UAE superyacht builder set to go even larger

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Gulf Craft, the region’s biggest yacht builder, expects to have built its first 60 metre-plus superyacht within the next four years.

The company has already delivered two of its 47m Majesty 155 yachts, first launched in 2015, and is currently drawing up plans for a 53m vessel.

But the construction and manufacture of a 60m “mega yacht” means the company will have to adapt its facilities. The physical space required for the construction of 60m boat and the different materials needed to keep a yacht of such a length sturdy, flexible and strong means the firm now needs to enhance, upgrade and extend its manufacturing infrastructure.

Gulf Craft, based in Umm Al Quwain and currently celebrating its 35th year in operation, has four boat yards in the UAE and builds a fleet of craft ranging from 8m up to the 47m Majesty 155 from fibreglass.

“The manufacture of a yacht over 60m in length means it has to be fashioned from steel and aluminium,” says Erwin Bamps, the chief executive of Gulf Craft, speaking at the 2017 Dubai International Boat Show last week. The event provides a global platform for local boat outfits such as Gulf Craft and Jalboot, as well as international manufacturers.

Not only are different materials required for a 60m megayacht,the firm will also need to bring in craftsmen able to work with such products, Mr Bamps says. “It is a totally different skill set working with steel and aluminium compared with fibreglass. We also need a dry docks and new sheds to house the construction. We can just about fit the [53m yacht] in our current sheds but the [60m] boat, no way. That shift in technology, skills and infrastructure is going to need a major investment of probably more than Dh100 million.”

Such a cash injection will see Gulf Craft move to a different league – from a local boat builder to a global player. The company is investigating a partial float to fund its next stage of expansion, it says. An IPO has been mooted many times before but now it seems the company has specific fiscal requirements to take the next step in its evolution. The company’s chairman is particularly interested in allowing the general public to share in Gulf Craft’s growth.

“We have been in the UAE for 35 years and I want to be here for another 35, so the public should share in that stability,” says Mohammed Alshaali. “We are only evaluating the possibility now but I think it may happen this year.

“Currently we sell 70 per cent regionally with the rest overseas but I think this year we will see a 65/35 split because we are now becoming known for producing bigger boats that excites the globe.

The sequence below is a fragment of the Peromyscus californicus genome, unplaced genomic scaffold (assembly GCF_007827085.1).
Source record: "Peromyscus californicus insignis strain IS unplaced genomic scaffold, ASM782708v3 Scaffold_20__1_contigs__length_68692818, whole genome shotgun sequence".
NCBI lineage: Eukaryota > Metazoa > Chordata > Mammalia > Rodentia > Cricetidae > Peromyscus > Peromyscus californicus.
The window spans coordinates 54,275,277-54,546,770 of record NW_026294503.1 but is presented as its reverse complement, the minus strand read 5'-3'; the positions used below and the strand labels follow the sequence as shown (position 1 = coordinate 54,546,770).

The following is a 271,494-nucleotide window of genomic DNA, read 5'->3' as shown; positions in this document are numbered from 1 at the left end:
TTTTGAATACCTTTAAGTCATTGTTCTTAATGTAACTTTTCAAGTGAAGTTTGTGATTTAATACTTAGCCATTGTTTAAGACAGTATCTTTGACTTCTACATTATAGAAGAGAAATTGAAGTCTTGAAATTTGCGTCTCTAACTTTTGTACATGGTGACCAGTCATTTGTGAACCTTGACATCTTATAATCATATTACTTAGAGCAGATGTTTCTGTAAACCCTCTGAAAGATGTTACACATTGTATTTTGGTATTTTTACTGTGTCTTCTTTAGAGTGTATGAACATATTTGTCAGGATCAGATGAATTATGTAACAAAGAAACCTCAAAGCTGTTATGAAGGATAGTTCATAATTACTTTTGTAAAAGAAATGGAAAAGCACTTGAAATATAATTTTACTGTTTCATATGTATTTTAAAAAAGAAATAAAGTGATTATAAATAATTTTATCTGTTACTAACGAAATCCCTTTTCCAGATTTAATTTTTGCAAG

“We used to be 30 per cent cheaper than many of our rivals but the world economy means our competitors have slashed costs and we are now probably only 20 per cent more affordable. The low oil price has becalmed the market’s growth but we must be ready for a big increase,” Mr Alshaali.

“The United States is on the horizon for us, which is the biggest boat market in the world and we must be ready for that opportunity.”

While 2016 was a flat year for boat buying in the UAE, Gulf Craft believes it will see 20 per cent sales growth in 2017. The optimism behind the new sales target is based on the concrete evidence of a 40 per cent jump in new berths being delivered in the Dubai Canal, Dubai Harbour and Deira Islands. Dubai and Abu Dhabi have both been slow to create new appropriate berths for larger craft but now the UAE is expecting to see 2,000 berths added over the next two years, with Dubai Harbour and Bulgari Island getting moorings that can take superyachts.

There are currently 5,000 berths offered across the country but they are not generally suitable for vessels more than 30m long.

“2016 was a flat year for sales but we also sold two [47m] superyachts, for US$25 million each, underlining our appeal to the highly affluent,” says Mr Bamps. As well as the Majesty 155, others in the range include the Majesty 110, at 33m in length.

He says the uncertainty caused by geo-political events added to the sales inertia last year but he believes the UAE’s investment in marine infrastructure will kick-start a sales pick up this year. “People don’t buy boats if they cannot berth them where it is convenient or where it is easy to get to,” he says.

“We had seen a polarisation in sales with customers buying at the high and low end but the availability of berths across Dubai will bring the mid-market back into the industry. I predict a 20 per cent increase in sales as people see the berths and lifestyle available to them.”

International yacht builders on the sidelines of this year’s Dubai Boat Show saw the lack of berth space available, and the expense of securing a berth, in the UAE as hampering sales in the country. However, local industry experts see Dubai as comparatively inexpensive and a hub for the global yachting community.

“Dubai and Abu Dhabi’s marina’s offer a prestige service which is a higher quality and lower price than many in the Mediterranean,” says Saeed Hareb, the secretary general of the Dubai Sports Council.

“This year we will see 400 berths come available in Dubai Canal, Dubai Harbour will offer 1,400 berths and Port Rashid 400 berths that will be able to take megayachts of over 80m.

“We are seeing more demand each year for space at the Boat Show, which underlines the increasing interest of the country and the region.”

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